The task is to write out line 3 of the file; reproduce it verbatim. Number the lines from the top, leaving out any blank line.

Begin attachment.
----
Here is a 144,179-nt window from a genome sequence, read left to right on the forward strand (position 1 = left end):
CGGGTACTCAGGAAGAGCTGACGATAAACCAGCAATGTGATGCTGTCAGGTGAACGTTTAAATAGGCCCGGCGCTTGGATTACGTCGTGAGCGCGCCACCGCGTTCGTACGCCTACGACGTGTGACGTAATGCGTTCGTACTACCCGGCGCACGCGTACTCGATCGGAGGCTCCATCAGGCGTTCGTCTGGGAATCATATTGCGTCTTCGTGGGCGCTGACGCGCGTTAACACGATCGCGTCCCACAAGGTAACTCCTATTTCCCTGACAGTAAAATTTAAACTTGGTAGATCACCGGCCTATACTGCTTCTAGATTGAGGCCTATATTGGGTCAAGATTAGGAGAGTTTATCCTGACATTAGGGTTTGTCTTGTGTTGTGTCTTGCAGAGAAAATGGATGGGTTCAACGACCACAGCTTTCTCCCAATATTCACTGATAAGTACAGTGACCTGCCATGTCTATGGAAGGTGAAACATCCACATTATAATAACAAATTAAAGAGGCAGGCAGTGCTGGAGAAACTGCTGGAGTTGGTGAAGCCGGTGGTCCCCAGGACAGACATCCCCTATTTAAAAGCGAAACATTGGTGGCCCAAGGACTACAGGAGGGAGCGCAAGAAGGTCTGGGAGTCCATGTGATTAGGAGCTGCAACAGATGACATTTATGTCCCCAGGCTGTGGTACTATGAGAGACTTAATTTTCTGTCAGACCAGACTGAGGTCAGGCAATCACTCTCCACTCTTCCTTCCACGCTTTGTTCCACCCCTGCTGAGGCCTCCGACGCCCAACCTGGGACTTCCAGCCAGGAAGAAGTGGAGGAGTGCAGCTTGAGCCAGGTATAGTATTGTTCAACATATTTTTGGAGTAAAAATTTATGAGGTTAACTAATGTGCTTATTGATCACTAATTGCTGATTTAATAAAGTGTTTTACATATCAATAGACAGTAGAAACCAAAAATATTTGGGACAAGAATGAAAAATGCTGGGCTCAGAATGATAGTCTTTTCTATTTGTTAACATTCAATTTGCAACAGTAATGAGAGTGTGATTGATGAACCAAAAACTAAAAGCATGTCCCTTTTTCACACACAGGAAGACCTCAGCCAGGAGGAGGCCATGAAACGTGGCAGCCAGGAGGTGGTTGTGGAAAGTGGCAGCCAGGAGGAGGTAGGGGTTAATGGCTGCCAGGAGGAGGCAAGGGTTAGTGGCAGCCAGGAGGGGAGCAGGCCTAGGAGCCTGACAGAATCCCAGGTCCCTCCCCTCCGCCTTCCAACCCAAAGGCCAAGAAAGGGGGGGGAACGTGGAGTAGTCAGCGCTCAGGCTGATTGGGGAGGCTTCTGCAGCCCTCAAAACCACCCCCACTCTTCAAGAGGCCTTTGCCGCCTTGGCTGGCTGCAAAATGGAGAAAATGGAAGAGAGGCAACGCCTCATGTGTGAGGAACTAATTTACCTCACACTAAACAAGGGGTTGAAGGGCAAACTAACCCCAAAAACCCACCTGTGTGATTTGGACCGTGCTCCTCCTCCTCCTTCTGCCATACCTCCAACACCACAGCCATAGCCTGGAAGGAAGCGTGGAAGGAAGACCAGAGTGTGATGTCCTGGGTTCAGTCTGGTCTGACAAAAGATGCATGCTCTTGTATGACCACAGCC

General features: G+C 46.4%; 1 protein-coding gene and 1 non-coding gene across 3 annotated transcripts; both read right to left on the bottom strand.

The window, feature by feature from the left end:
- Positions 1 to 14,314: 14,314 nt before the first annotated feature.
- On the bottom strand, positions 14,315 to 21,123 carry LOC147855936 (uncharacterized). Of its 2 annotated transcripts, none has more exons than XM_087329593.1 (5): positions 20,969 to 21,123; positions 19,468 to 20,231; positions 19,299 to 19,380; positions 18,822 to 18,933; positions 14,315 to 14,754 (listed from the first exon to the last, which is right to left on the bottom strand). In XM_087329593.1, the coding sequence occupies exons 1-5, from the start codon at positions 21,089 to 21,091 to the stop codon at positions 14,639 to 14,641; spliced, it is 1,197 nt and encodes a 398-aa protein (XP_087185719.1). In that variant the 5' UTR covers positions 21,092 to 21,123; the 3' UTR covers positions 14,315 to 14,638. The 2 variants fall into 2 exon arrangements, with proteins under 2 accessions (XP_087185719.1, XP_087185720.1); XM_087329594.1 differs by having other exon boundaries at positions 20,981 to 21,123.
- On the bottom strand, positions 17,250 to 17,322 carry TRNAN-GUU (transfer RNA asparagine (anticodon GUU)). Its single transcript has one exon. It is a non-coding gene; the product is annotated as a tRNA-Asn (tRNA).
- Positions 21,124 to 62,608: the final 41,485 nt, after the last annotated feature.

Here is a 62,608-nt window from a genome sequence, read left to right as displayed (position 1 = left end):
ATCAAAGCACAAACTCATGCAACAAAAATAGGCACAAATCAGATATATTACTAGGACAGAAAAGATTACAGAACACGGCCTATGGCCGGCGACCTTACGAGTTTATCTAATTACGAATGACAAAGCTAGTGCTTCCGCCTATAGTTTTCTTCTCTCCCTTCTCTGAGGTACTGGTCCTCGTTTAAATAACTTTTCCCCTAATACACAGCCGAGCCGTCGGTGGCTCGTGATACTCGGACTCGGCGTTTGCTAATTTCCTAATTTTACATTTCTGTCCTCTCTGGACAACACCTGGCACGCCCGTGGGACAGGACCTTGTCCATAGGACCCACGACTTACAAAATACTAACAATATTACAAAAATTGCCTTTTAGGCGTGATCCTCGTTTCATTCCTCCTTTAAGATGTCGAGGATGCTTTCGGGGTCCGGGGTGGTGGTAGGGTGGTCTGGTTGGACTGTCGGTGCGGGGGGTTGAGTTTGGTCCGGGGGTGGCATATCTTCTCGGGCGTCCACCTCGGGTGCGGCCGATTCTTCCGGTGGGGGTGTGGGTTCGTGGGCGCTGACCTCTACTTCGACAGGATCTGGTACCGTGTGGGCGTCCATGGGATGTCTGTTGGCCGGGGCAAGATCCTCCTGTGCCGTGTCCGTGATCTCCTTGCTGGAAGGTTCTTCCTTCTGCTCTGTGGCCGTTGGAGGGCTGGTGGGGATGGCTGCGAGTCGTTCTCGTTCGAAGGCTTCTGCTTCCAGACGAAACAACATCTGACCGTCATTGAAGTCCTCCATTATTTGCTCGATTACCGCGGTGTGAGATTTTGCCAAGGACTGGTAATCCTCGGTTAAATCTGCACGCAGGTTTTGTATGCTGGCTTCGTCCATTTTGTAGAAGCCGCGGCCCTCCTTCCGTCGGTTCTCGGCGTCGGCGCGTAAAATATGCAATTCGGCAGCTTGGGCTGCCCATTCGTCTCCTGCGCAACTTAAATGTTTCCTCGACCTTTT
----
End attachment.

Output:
General features: G+C 46.4%; 1 protein-coding gene and 1 non-coding gene across 3 annotated transcripts; both read right to left on the bottom strand.